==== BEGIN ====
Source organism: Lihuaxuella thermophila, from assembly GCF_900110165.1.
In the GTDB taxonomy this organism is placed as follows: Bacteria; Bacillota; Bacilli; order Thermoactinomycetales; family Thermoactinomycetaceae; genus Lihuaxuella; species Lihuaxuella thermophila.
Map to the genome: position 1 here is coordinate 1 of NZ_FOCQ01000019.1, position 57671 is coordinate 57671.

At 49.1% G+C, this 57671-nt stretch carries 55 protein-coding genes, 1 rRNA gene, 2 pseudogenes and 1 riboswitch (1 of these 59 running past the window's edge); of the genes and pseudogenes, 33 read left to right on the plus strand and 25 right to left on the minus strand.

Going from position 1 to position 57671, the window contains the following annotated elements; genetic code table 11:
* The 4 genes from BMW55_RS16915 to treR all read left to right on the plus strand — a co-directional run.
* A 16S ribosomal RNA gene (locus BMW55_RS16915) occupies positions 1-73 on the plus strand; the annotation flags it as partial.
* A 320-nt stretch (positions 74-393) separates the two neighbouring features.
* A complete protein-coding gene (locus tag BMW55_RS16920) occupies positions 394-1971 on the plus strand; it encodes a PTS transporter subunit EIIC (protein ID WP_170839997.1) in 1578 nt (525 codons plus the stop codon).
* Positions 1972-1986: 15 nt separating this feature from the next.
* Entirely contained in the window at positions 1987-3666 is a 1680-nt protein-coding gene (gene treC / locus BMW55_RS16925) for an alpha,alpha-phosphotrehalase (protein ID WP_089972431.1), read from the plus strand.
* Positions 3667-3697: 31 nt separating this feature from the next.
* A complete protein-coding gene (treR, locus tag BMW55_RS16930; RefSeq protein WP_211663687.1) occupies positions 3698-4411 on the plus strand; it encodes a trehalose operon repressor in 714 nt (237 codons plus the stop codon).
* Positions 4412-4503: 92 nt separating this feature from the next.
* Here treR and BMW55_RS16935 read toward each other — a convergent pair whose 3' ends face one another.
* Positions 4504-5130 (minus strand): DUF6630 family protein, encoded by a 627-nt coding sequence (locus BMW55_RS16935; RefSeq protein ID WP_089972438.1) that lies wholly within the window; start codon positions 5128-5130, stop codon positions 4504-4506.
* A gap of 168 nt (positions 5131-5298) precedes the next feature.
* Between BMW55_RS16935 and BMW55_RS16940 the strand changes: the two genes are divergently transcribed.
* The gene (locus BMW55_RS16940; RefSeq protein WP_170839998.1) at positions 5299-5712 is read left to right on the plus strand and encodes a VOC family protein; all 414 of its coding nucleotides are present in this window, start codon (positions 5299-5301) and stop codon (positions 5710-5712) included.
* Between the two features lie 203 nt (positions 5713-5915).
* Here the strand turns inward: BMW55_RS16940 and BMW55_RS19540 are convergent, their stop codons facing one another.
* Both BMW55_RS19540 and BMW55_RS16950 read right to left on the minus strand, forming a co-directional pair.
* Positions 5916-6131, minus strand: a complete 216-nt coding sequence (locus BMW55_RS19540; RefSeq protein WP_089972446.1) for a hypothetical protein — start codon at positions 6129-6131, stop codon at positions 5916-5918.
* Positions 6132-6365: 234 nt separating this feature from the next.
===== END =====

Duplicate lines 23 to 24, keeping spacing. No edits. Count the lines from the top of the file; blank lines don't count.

* Positions 5916-6131, minus strand: a complete 216-nt coding sequence (locus BMW55_RS19540; RefSeq protein WP_089972446.1) for a hypothetical protein — start codon at positions 6129-6131, stop codon at positions 5916-5918.
* Positions 6132-6365: 234 nt separating this feature from the next.